openbytes.wordpress: Today we are looking briefly at MikeOS which is a rather unusual project and at the same time one with plenty of scope and rather exciting for those who really do wish to try their hand at coding.
zdnet.com: Many Open Source advocates have turned into Open Source pragmatists. That doesn’t mean we’ve surrendered. We’ve evolved.
theregister.co.uk: Unix systems may not be all the rage that they were two decades ago, but in nearly eight out of 10 data centers based on them, their use is either holding steady or increasing.
informationweek.com: The help desk must be a miserable place to work these days. According to our InformationWeek Analytics OS Wars Survey, nearly every company supports Windows, half of those polled officially support Apple devices, and three in 10 support Linux or Android operating systems.
phoronix.com: Last week we delivered results looking at the power consumption of Ubuntu 11.04 versus Windows 7, which was interesting in its own right, but in this article is a brief look at where Apple's Mac OS X operating system fits in between the power consumption of Ubuntu Linux and Microsoft Windows.
techradar.com: Just as PCs and Macs run Microsoft Windows and MacOS X, so different tablets are based around different operating systems. The most popular of these is Apple's iOS found on the various iterations of iPad, but there are numerous alternatives from the likes of Google, HP, Blackberry and Microsoft.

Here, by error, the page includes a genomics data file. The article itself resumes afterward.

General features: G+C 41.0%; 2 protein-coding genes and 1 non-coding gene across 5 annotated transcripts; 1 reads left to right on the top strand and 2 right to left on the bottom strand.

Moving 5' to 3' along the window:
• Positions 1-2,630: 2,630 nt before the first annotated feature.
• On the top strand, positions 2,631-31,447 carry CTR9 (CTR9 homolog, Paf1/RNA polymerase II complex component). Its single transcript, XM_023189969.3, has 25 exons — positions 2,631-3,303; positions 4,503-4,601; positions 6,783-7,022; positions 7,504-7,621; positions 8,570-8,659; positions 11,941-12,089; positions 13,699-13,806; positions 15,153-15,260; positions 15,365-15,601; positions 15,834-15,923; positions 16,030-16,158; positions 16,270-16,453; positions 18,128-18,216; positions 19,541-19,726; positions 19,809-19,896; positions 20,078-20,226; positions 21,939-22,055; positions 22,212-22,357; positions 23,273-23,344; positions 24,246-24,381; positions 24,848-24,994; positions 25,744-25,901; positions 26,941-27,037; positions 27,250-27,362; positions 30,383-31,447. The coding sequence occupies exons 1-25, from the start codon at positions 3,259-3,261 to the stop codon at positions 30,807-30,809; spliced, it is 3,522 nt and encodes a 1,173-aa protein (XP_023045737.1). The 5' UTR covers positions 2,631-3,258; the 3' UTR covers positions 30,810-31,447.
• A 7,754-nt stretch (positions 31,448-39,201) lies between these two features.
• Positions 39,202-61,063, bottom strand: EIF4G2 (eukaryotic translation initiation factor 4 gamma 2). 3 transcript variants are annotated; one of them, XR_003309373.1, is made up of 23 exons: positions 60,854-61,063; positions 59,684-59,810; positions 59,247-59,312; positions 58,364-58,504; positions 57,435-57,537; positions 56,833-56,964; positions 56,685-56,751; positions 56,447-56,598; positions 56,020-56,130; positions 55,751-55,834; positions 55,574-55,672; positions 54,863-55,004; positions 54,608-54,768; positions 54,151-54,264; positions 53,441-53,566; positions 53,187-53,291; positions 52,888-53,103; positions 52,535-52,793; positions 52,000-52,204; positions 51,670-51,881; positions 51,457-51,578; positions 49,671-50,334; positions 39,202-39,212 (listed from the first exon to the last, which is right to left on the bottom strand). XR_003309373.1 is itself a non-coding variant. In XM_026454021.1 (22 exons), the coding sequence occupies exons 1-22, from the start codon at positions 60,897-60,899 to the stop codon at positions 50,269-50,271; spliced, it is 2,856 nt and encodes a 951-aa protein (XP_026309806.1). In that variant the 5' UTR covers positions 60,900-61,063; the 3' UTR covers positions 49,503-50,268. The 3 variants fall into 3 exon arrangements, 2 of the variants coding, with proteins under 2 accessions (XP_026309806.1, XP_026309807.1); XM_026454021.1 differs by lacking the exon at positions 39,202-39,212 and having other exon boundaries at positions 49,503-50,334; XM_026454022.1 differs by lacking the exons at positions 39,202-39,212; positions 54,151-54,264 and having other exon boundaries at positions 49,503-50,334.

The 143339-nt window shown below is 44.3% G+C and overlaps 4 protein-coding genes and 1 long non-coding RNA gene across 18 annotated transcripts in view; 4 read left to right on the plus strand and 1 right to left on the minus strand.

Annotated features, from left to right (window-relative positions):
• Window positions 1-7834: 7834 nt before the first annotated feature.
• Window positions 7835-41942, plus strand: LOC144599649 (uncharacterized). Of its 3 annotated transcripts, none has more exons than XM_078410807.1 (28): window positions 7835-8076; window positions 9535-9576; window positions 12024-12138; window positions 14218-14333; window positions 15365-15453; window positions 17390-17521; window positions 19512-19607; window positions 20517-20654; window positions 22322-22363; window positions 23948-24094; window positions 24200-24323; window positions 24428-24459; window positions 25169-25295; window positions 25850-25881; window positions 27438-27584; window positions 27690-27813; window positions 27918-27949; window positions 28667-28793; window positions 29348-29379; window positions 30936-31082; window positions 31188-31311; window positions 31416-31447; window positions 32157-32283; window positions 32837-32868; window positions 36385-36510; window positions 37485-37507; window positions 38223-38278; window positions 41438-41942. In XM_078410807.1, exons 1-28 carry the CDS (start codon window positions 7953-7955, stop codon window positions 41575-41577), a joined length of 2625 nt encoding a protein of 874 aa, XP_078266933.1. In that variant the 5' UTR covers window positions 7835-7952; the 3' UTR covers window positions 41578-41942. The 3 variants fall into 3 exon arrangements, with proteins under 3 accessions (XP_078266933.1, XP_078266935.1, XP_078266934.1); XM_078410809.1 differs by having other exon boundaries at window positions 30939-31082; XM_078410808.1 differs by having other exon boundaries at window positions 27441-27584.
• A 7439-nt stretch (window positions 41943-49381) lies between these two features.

datamation.com: In this article, I will look at what Ubuntu will need to do to make a quick recovery. Plus how the distro can become more attractive to app developers. It’s possible that Ubuntu could even offer some things not found on existing tablets.
itjungle.com: The IBM i platform and its bigger brother, the System z mainframe, take a lot of guff for being a legacy platform. But guess what? Solaris is turning 30 next year, as is HP-UX the year after that. AIX will be 25 this year, Windows server variants are almost 20 years old (remember Windows for Workgroups 3.1?), and Linux pretty much freeze-dried after a hectic 20 years of development.
extremetech.com: The last few years have seen a dramatic shift in how we interact with our computers. Gone are the days when you would run multiple applications; gone are the days when your operating system would have to carefully manage memory and multitasking — today, the vast majority of users simply use a web browser.
pcworld.com: The sad truth is that the Chrome OS vision of all your computing occuring through the Internet is an unsatisfying reality. I've tried to be open to the idea and given the beta Chrome OS the benefit of doubt in its early versions. But as the ship date approached, I began to get nervous that Google couldn't take Chrome OS beyond being an awkward sub-OS.